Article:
Despite the disappointment of missing out on Ben Simmons and seeing mere glimpses of Joel Embiid’s brilliance, the in-house development the Sixers have fostered this season has been pretty remarkable. Much to the credit of Brett Brown and his staff, we’ve seen Robert Covington transform himself into a top-end defensive wing in the NBA, TJ McConnell blossom as a two-way ball-handler and even Timothé Luwawu-Cabarrot get assimilated and grow increasingly comfortable on an NBA floor in his first season, earlier than I had anticipated. Not to mention, Richaun Holmes’ continued improvement since the trade deadline.
Which is what makes Dario Saric’s recent emergence as a clear future building block, rather than an ultimately dispensable supporting actor (think Rob Schneider in literally anything) all the more special for Sixers fans. Although it still remains to be seen if and when he’ll ever come over to the states, his performance since the turn of the New Year, and post-All Star in particular, has been spectacular. Despite an up-and-down three-point stroke, Saric has proved his worth as an all-around scoring threat, physical presence as a rebounder (and at least a competitor defensively) on the block and finally, the playmaker he was in Turkey.
His 19.8/7.7/3.9 line post-All Star on 45 percent shooting in 32 minutes per game is a far cry from the often lost, stiff-shooting kid we saw early in the year. Although not at all surprising, he’s admitted the adjustment to the speed of the game was a real challenge for him, as he told Ben Detrick over at The Ringer:
Saric acknowledges that the pace and athleticism of the NBA game initially threw him for a loop. “Everything was one step faster, speeded up,” he said. “When you come in summer, and you try to see something, it’s just so fast for your eyes. There’s more contact in the paint. Everything is higher around the rim. You cannot take the ball one-on-one with somebody, you need to box him out and take him off-balance to catch the ball. I needed some time for adjustment.”
While Saric began the season starting at power forward aside Embiid, the Sixers’ acquisition of journeyman and flopping virtuoso Ersan Ilyasova sent him to the bench. “I lose some confidence,” Saric said of transitioning to a reserve role. “I was a little bit worried and that comes in my head. And, because of that, I had really bad 3-point shooting from that part of the year until now. I think the biggest thing was rushing it. I get the ball and I would say to myself, ‘OK, I need to score now!’ and I would put pressure on me. But after two months, I’m probably more ready.”
Saric is certainly more ready. He’s scoring and attacking out of the mid-range with more confidence, throwing his weight around for buckets in the paint and doing Just Dario Things:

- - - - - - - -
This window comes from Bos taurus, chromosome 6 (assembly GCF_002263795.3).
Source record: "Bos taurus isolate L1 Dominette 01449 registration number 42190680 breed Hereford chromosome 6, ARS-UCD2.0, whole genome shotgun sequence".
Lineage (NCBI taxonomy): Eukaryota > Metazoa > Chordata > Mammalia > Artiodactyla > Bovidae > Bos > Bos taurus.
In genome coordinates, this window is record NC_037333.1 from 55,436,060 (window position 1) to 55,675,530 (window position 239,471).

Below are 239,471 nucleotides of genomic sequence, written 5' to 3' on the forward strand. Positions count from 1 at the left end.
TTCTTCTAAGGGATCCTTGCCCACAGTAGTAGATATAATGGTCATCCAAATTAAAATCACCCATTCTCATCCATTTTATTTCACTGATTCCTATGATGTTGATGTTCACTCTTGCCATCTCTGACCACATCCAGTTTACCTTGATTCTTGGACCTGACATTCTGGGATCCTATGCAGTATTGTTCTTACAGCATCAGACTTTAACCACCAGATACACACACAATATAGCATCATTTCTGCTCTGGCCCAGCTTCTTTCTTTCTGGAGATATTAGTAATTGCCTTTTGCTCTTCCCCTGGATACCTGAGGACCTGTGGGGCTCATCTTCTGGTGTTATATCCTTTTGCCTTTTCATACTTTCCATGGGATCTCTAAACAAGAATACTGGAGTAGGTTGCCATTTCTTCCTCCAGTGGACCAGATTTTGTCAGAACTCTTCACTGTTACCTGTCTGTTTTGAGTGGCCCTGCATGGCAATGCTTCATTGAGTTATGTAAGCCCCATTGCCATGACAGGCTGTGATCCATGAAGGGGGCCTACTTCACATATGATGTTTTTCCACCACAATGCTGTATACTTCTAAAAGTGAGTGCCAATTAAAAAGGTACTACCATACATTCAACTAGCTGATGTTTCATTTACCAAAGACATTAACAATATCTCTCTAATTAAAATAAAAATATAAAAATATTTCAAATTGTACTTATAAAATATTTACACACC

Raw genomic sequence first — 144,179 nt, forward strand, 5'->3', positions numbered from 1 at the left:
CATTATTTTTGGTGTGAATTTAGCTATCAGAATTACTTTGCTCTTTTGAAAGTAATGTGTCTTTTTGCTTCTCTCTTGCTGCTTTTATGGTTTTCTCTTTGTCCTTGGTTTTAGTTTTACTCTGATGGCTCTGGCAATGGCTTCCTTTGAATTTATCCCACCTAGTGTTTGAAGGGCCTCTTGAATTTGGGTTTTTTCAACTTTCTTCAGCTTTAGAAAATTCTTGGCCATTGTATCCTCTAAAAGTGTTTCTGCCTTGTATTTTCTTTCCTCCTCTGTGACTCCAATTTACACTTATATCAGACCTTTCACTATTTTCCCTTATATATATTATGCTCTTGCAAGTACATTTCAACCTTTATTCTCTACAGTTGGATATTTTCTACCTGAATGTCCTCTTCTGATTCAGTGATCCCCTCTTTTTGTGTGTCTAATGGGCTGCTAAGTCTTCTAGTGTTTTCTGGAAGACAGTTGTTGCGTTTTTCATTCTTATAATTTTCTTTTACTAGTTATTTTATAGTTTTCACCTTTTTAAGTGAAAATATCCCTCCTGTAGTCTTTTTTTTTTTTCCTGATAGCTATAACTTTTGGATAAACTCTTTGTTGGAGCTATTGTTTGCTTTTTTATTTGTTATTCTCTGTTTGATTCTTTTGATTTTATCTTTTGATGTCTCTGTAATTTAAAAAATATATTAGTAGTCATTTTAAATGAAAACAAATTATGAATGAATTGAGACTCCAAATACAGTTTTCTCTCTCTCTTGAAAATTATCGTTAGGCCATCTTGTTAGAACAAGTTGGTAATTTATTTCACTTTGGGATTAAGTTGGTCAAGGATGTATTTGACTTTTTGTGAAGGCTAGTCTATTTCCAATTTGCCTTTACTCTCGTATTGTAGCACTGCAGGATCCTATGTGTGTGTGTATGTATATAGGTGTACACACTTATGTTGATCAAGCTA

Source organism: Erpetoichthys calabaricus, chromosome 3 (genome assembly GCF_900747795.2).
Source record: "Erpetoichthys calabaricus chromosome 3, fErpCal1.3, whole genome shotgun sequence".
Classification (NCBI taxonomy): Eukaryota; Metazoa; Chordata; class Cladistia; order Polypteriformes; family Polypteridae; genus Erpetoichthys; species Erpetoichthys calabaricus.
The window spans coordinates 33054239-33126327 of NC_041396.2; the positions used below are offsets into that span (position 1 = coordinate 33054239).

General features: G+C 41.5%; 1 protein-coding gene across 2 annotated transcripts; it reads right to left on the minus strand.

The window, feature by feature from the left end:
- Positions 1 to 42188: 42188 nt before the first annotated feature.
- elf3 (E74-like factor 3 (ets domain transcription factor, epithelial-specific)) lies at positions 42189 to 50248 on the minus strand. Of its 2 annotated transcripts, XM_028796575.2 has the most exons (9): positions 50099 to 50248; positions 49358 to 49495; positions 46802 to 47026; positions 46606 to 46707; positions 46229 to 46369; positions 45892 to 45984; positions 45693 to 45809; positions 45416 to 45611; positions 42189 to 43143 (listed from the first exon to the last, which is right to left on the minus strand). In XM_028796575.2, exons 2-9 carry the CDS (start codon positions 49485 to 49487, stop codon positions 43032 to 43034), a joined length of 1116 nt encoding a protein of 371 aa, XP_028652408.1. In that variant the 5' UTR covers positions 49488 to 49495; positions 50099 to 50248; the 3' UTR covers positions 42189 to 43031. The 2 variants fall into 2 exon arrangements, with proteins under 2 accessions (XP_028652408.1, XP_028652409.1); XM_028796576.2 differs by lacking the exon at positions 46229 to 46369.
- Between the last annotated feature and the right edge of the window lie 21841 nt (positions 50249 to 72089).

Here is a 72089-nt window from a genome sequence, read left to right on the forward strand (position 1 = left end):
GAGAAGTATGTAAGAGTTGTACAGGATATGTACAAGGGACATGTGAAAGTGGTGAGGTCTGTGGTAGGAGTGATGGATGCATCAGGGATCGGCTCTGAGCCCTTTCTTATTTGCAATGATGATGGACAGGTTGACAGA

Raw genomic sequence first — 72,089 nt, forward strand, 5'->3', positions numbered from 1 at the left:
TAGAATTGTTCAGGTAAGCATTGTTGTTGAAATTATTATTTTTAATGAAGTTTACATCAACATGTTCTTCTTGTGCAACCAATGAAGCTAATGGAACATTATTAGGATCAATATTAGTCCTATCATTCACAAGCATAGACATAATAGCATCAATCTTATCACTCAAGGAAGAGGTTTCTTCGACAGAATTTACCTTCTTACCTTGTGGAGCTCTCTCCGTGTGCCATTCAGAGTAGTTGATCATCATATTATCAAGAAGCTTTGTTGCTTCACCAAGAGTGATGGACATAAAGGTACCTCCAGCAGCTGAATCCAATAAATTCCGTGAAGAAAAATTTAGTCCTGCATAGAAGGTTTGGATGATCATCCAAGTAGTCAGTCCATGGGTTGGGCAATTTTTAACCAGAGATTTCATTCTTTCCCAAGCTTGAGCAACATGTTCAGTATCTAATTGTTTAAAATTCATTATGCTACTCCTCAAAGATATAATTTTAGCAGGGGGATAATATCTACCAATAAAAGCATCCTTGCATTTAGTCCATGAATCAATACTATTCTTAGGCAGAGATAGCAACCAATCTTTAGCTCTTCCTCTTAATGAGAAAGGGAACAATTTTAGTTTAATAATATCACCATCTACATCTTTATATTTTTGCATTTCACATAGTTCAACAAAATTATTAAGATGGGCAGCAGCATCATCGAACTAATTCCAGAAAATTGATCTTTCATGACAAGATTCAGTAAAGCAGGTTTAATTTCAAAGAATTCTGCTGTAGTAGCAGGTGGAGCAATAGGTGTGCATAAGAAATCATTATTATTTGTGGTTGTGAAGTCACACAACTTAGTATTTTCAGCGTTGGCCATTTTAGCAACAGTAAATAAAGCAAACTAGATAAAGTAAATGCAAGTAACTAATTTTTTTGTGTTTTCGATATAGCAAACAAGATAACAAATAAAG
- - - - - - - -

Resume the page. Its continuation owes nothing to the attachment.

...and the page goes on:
As the Sixers head into Indiana today and get into this final home stretch, it may not feel like anything significant. But even without the players the team hopes to build around for the next decade, it makes you feel something to see so many of these players finally turn a corner and stave off the tank with their talents; even more in The Homie’s case. And it’s okay to appreciate that.
(I’m sure now that this has been said, they’ll lose by 40 and Saric will lay an egg. Definitely happening. Whatever. Here are a couple things to watch for.)
Can the wings slow down Paul George?
Probably not. Not many can. But few teams have the depth in wing personnel that Philly has to play around with.
Luwawu’s length, Covington’s activity and precision and Anderson’s muscle give them a variety of approaches and styles to work with. Covington will surely be the primary stopper tonight, but they’ll need contributions from all three to have any hope of cutting off the head of the snake.
The Richaun Holmes-Myles Turner matchup
The Pacers feed their bigs out of the pick-and-roll with the league’s highest frequency (8.8 percent), and while their spacing and chemistry problems have kept them from really thriving (37.9 percentile), this will be something to watch for. Myles Turner is the largest benefactor of this, seeing 3.5 field goal attempts out of these situations per game and sporting a 54 percent effective field goal percentage in the process, per SportVU data.
Holmes has the shot-blocking instincts, physical upside and, from what I understand, the willingness to learn that give reason to believe he can improve in this department, but he’s still not an ace containing pick-and-rolls. He’ll have his hands full with Turner.
Turner too will have his work cut out for him containing the lobs and finishes around the rim that make Holmes dynamic. Holmes is shooting 73 (!!!) percent from within three feet of the basket this season, per basketball-reference.